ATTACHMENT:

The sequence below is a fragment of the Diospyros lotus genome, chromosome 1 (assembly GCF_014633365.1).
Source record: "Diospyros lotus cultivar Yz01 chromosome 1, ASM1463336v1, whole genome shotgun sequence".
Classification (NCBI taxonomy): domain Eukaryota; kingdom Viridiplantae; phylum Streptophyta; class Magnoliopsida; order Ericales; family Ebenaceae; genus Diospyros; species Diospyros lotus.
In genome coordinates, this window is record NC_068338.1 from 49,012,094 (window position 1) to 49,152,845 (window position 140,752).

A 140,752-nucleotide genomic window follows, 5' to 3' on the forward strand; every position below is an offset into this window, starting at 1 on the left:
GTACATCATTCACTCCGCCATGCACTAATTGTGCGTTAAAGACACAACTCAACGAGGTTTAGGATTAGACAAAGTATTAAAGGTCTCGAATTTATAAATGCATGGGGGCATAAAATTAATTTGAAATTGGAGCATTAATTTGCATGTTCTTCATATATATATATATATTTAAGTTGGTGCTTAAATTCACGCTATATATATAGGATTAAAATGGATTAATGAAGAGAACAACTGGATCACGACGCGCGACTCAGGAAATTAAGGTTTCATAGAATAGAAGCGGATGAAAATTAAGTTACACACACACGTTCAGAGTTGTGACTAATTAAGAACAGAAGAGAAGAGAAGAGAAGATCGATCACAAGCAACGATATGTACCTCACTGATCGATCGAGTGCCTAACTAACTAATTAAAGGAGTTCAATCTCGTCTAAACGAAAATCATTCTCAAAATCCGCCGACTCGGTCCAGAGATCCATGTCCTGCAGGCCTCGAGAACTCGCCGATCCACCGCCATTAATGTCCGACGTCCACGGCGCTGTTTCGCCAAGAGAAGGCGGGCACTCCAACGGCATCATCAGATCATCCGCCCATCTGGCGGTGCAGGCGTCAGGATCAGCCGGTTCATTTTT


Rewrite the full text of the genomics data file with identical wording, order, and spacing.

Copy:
The sequence below is a fragment of the Diospyros lotus genome, chromosome 1 (assembly GCF_014633365.1).
Source record: "Diospyros lotus cultivar Yz01 chromosome 1, ASM1463336v1, whole genome shotgun sequence".
Classification (NCBI taxonomy): domain Eukaryota; kingdom Viridiplantae; phylum Streptophyta; class Magnoliopsida; order Ericales; family Ebenaceae; genus Diospyros; species Diospyros lotus.
In genome coordinates, this window is record NC_068338.1 from 49,012,094 (window position 1) to 49,152,845 (window position 140,752).

A 140,752-nucleotide genomic window follows, 5' to 3' on the forward strand; every position below is an offset into this window, starting at 1 on the left:
GTACATCATTCACTCCGCCATGCACTAATTGTGCGTTAAAGACACAACTCAACGAGGTTTAGGATTAGACAAAGTATTAAAGGTCTCGAATTTATAAATGCATGGGGGCATAAAATTAATTTGAAATTGGAGCATTAATTTGCATGTTCTTCATATATATATATATATTTAAGTTGGTGCTTAAATTCACGCTATATATATAGGATTAAAATGGATTAATGAAGAGAACAACTGGATCACGACGCGCGACTCAGGAAATTAAGGTTTCATAGAATAGAAGCGGATGAAAATTAAGTTACACACACACGTTCAGAGTTGTGACTAATTAAGAACAGAAGAGAAGAGAAGAGAAGATCGATCACAAGCAACGATATGTACCTCACTGATCGATCGAGTGCCTAACTAACTAATTAAAGGAGTTCAATCTCGTCTAAACGAAAATCATTCTCAAAATCCGCCGACTCGGTCCAGAGATCCATGTCCTGCAGGCCTCGAGAACTCGCCGATCCACCGCCATTAATGTCCGACGTCCACGGCGCTGTTTCGCCAAGAGAAGGCGGGCACTCCAACGGCATCATCAGATCATCCGCCCATCTGGCGGTGCAGGCGTCAGGATCAGCCGGTTCATTTTT